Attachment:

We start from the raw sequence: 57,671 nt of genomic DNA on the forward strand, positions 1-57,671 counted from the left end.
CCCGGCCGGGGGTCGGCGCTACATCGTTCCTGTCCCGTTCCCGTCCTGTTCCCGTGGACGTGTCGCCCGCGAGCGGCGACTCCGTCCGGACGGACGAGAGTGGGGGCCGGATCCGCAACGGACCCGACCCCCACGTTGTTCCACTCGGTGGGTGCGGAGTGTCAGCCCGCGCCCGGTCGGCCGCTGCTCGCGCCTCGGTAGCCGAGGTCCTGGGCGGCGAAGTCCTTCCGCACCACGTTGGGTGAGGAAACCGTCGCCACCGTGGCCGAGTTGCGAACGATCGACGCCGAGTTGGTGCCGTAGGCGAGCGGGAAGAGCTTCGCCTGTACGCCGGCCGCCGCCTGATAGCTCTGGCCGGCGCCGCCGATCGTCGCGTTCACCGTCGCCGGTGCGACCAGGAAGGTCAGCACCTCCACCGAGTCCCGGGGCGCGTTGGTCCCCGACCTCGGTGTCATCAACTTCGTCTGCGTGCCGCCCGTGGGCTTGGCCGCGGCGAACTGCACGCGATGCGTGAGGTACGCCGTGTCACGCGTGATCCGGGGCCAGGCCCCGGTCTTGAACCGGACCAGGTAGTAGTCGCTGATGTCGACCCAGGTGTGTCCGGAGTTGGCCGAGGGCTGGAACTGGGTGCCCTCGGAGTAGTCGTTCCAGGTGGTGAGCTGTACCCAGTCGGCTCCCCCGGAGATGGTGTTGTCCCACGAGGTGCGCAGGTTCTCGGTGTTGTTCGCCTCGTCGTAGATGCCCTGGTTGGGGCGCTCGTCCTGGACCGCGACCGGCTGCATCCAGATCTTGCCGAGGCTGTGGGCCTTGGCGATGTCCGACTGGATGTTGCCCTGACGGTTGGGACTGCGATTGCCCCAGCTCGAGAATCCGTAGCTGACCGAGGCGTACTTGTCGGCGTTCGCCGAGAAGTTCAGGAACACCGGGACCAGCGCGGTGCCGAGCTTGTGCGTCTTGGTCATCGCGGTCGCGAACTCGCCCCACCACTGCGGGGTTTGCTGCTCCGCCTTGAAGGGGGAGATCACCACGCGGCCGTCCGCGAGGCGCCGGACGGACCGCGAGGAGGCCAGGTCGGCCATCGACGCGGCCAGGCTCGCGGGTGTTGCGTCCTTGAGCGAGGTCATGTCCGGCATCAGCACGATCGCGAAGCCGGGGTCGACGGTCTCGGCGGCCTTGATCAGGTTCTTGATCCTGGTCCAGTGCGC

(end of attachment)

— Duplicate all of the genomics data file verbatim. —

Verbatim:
We start from the raw sequence: 57,671 nt of genomic DNA on the forward strand, positions 1-57,671 counted from the left end.
CCCGGCCGGGGGTCGGCGCTACATCGTTCCTGTCCCGTTCCCGTCCTGTTCCCGTGGACGTGTCGCCCGCGAGCGGCGACTCCGTCCGGACGGACGAGAGTGGGGGCCGGATCCGCAACGGACCCGACCCCCACGTTGTTCCACTCGGTGGGTGCGGAGTGTCAGCCCGCGCCCGGTCGGCCGCTGCTCGCGCCTCGGTAGCCGAGGTCCTGGGCGGCGAAGTCCTTCCGCACCACGTTGGGTGAGGAAACCGTCGCCACCGTGGCCGAGTTGCGAACGATCGACGCCGAGTTGGTGCCGTAGGCGAGCGGGAAGAGCTTCGCCTGTACGCCGGCCGCCGCCTGATAGCTCTGGCCGGCGCCGCCGATCGTCGCGTTCACCGTCGCCGGTGCGACCAGGAAGGTCAGCACCTCCACCGAGTCCCGGGGCGCGTTGGTCCCCGACCTCGGTGTCATCAACTTCGTCTGCGTGCCGCCCGTGGGCTTGGCCGCGGCGAACTGCACGCGATGCGTGAGGTACGCCGTGTCACGCGTGATCCGGGGCCAGGCCCCGGTCTTGAACCGGACCAGGTAGTAGTCGCTGATGTCGACCCAGGTGTGTCCGGAGTTGGCCGAGGGCTGGAACTGGGTGCCCTCGGAGTAGTCGTTCCAGGTGGTGAGCTGTACCCAGTCGGCTCCCCCGGAGATGGTGTTGTCCCACGAGGTGCGCAGGTTCTCGGTGTTGTTCGCCTCGTCGTAGATGCCCTGGTTGGGGCGCTCGTCCTGGACCGCGACCGGCTGCATCCAGATCTTGCCGAGGCTGTGGGCCTTGGCGATGTCCGACTGGATGTTGCCCTGACGGTTGGGACTGCGATTGCCCCAGCTCGAGAATCCGTAGCTGACCGAGGCGTACTTGTCGGCGTTCGCCGAGAAGTTCAGGAACACCGGGACCAGCGCGGTGCCGAGCTTGTGCGTCTTGGTCATCGCGGTCGCGAACTCGCCCCACCACTGCGGGGTTTGCTGCTCCGCCTTGAAGGGGGAGATCACCACGCGGCCGTCCGCGAGGCGCCGGACGGACCGCGAGGAGGCCAGGTCGGCCATCGACGCGGCCAGGCTCGCGGGTGTTGCGTCCTTGAGCGAGGTCATGTCCGGCATCAGCACGATCGCGAAGCCGGGGTCGACGGTCTCGGCGGCCTTGATCAGGTTCTTGATCCTGGTCCAGTGCGC